“Someone once said that a minesweeper makes only two mistakes: the first is when he decides to be one. The second…” A Russian soldier said that about Afghanistan in his account of the Soviet invasion of the country. The Soviets had decided to become the minesweepers then that was their first mistake. The second…
Two mistakes are all you get to make as a minesweeper.
America has made both in Afghanistan.
But now, it seems, it’s time for peace. In unprecedented talks between the US and the Taliban, with the blessings of all stakeholders, peace in Afghanistan is finally a real possibility.
Moscow has opened its banquet halls for its previously sworn enemies, and for the previously sworn enemies of their previously sworn enemies.
Earlier this week, the Taliban high command prayed together with Hamid Karzai and the rest of the Afghan opposition. The very opposition that had waged war against the Taliban for almost a decade before being voted out of power. They had dinner together and then they went on to negotiate the future of the eternally war-torn country. Missing from the cordiality was Afghan President Ashraf Ghani.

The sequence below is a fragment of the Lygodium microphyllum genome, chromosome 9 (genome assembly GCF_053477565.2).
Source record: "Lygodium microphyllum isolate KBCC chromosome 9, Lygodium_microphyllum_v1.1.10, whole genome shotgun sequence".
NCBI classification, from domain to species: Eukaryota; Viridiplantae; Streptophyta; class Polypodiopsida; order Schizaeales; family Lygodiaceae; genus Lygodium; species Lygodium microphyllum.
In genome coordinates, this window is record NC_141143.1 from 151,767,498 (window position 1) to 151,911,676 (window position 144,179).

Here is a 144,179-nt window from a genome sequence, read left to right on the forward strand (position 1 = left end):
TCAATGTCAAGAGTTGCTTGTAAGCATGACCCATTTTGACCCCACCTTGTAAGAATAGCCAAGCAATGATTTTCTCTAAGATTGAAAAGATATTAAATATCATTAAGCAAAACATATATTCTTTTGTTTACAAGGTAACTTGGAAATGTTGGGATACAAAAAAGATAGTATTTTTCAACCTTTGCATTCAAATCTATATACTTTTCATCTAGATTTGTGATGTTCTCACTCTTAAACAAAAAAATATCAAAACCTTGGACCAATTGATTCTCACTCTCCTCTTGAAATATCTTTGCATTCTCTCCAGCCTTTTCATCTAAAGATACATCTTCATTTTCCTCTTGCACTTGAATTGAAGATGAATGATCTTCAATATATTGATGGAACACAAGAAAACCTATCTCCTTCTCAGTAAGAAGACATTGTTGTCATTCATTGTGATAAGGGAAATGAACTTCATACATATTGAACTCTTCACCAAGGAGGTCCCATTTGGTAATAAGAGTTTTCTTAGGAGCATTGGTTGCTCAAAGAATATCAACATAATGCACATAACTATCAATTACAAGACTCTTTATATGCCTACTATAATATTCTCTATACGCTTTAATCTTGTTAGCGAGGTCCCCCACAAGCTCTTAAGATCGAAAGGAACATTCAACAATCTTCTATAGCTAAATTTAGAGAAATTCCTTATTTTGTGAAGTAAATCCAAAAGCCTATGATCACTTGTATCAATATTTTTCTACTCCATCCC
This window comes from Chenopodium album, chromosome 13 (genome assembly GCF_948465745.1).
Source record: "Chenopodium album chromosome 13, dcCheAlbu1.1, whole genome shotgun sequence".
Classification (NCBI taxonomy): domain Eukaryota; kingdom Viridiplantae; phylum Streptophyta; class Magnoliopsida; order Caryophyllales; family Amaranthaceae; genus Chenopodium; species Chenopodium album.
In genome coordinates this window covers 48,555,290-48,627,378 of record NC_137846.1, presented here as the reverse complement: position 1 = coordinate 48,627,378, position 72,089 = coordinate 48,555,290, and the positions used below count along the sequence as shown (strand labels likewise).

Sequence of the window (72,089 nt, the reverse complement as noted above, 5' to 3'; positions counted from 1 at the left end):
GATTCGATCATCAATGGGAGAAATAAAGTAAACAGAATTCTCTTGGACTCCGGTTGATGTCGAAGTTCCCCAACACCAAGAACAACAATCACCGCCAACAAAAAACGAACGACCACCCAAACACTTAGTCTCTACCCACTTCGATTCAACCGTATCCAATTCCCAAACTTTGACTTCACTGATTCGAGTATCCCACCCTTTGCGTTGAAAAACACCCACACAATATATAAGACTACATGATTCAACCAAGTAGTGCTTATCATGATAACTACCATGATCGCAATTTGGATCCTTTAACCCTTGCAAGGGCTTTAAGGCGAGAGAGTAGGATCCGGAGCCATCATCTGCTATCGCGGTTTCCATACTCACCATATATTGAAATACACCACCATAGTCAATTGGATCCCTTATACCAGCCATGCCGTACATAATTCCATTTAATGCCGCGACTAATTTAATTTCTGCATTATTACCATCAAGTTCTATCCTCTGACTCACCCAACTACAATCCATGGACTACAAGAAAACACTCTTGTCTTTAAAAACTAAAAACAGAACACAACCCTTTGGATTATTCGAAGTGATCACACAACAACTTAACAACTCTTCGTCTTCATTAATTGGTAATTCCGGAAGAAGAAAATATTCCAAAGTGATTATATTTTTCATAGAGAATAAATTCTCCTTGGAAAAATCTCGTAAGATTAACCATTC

Where is Ashraf Ghani? In Kabul, Ashraf Ghani is endangered. The Taliban today controls more territory in Afghanistan than they have at any point since the Taliban regime in Kabul was toppled in 2001. The Afghan security forces are reeling from almost decades of heavy losses inflicted upon them by the Taliban. Afghan state institutions are corrupt to the extent of being dysfunctional as billions of dollars in foreign aid meant for Kabul’s fledgling security apparatus continues to vanish into thin air. And, president Ashraf Ghani has been unable to consolidate power in Kabul, as required for his government to become a serious player in Afghanistan’s future. Ghani faces astounding marginalisation, not just from the expected quarters in the Taliban, Moscow and Islamabad, but from Washington itself. Ghani’s a bad bet now that the Taliban are willing to talk. With the Afghan opposition racing to negotiate a settlement with the Taliban, there’s no need for the fledgling government in Kabul to be taken into confidence. What’s more, the Taliban won’t let Ghani enter the fray.